Opinion

James Saft

SAFT ON WEALTH: Who ate the market volatility?

Dec 13, 2012 19:58 UTC

Dec 14 (Reuters) – For an uncertain world – one with fiscal
cliffs, eurozone recession and regime change at the Federal
Reserve – it sure is quiet out there.

Volatility in financial markets is now trading more like we
are in the pre-crisis world of 2006, rather than one in which
most of the crucial questions are left unanswered.

Sometimes called the fear index, the VIX which
gauges investor perceptions of how jumpy the S&P500 stock index
will be in the coming month, is now trading at around 16, more
than 60 percent below its 2011 peak and not too far above its
median level for the past century. In fact, if we get through
December without a major market upset, 2012 will be the first
year in seven without a significant spike in the VIX.

In theory this should be very good for riskier assets, as
volatility has a nasty habit of flushing out investors. But in
practice the outlook for 2013 may hinge on whether the forces
suppressing volatility can keep the market placid.

To figure out the likelihood of that, you have to answer a
question: is the low volatility a return to normal, perhaps
supported by changes in the structure of markets, or are markets
being tranquilized by “quantitative easing” by central banks and
low interest rates?

AIG “profits” an insult to the concept: James Saft

Dec 12, 2012 18:58 UTC

By James Saft

(Reuters) – To say taxpayers made money from their investment in AIG is to libel the very concept of profit.

Come to think of it, it may well be a gross insult to the idea of investment too.

The Treasury Department announced on Tuesday it would get $7.6 billion from the sale of its remaining government-owned shares in American International Group, taking it to what was widely reported to be a profit of $22.7 billion on the bailout.

The perversity of student debt: James Saft

Dec 11, 2012 05:01 UTC

Dec 11 (Reuters) – U.S. student debt levels are surging but
along with degrees and skills the loans are producing perverse
incentives and unforeseen economic consequences.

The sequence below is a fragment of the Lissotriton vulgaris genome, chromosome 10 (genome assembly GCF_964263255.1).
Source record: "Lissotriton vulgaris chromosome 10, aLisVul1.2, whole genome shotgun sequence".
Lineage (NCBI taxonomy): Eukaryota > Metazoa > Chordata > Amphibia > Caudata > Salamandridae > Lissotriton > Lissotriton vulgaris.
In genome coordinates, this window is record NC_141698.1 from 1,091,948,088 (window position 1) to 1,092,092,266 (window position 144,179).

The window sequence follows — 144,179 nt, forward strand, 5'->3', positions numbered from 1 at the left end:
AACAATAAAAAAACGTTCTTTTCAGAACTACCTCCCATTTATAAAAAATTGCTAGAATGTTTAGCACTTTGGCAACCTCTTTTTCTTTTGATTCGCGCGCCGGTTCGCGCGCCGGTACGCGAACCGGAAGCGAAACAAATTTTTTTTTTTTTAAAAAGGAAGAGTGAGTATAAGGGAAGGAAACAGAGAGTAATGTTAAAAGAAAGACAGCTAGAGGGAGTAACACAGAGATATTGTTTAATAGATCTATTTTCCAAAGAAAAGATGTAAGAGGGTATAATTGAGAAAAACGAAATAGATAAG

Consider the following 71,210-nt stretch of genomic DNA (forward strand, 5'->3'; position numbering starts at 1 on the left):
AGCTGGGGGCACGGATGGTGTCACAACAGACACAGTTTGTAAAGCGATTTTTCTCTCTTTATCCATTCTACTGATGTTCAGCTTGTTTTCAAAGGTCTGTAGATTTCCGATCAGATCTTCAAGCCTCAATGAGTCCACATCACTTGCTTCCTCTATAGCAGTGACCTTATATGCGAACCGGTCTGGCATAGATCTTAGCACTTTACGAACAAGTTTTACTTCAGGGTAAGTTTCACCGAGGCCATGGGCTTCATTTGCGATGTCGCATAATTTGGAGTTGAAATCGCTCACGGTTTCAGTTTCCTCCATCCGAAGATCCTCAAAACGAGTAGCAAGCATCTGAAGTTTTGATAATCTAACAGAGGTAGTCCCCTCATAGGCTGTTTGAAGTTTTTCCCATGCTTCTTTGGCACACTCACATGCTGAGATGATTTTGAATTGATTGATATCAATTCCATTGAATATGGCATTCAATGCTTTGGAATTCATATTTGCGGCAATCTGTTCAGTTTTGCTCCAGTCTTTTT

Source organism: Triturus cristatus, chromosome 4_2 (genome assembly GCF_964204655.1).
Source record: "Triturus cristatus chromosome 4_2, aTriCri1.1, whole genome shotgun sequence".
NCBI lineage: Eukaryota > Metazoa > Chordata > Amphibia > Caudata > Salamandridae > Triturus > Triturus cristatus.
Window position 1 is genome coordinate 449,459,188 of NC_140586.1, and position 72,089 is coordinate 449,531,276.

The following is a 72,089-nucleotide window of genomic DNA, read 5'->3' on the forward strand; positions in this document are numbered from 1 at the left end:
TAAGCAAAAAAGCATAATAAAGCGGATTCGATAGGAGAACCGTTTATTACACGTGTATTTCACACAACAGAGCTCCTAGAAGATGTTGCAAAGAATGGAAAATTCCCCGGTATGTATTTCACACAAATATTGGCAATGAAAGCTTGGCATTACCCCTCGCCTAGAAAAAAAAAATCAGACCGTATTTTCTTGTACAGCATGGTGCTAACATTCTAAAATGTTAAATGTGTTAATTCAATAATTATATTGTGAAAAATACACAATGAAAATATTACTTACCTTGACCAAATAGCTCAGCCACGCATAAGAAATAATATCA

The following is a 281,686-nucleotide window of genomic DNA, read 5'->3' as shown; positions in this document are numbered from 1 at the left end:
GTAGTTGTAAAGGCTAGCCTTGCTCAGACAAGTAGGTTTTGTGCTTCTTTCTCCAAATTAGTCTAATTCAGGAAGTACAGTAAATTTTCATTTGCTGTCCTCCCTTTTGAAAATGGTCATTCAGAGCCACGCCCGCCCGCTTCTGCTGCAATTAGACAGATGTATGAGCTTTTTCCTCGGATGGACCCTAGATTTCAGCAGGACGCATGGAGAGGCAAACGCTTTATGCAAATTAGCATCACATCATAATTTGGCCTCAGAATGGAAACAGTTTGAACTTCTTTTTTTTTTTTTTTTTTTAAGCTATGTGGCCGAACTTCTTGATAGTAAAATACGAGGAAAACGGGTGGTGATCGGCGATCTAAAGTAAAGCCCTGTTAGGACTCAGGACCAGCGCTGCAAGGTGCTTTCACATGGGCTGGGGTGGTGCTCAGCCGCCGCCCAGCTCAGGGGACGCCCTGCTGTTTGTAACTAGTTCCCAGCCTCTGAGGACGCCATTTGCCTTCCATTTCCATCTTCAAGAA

Consumers upped their debt by a seasonally adjusted $14.2
billion in October, driven in substantial part by strong growth
in student loans, a market dominated by the government.

U.S. student debt has grown at a nearly 14 percent clip
annually since 2005, hitting $904 billion in the first quarter
of 2012, partly cushioning the impact on the economy of an
overall fall in outstanding debt as people sought to use a
period of slack growth to retool.

The yen gets it in the end: James Saft

Dec 4, 2012 05:03 UTC

By James Saft

(Reuters) – What happens when an over-valued currency meets a political leader seemingly bent on imposing his vision on a battered central bank?

Watch Japan, soon-to-be Prime Minister Shinzo Abe and the yen in 2013 to find out. (Spoiler alert: the currency gets it in the end.)

Abe, whose Liberal Democratic Party is expected to be returned to power by a December 16 election, also is likely to deliver global financial markets about as much volatility as they can handle, as his comments about his plans for the central bank have been frequent, inconsistent and radical.

Dollar and Treasuries to gain on fiscal woes: James Saft

Nov 29, 2012 21:30 UTC

Nov 29 (Reuters) – If U.S. fiscal woes set off a market
downdraft, this time the dollar could actually be a beneficiary.

Negotiations over the “fiscal cliff,” a mix of automatic tax
rises and spending cuts, are ongoing. Though a deal of some sort
will probably be struck, there is a real chance of a
market-toxic outcome.

Stocks, of course, would suffer and Treasuries
rally, even if an inability to strike a credible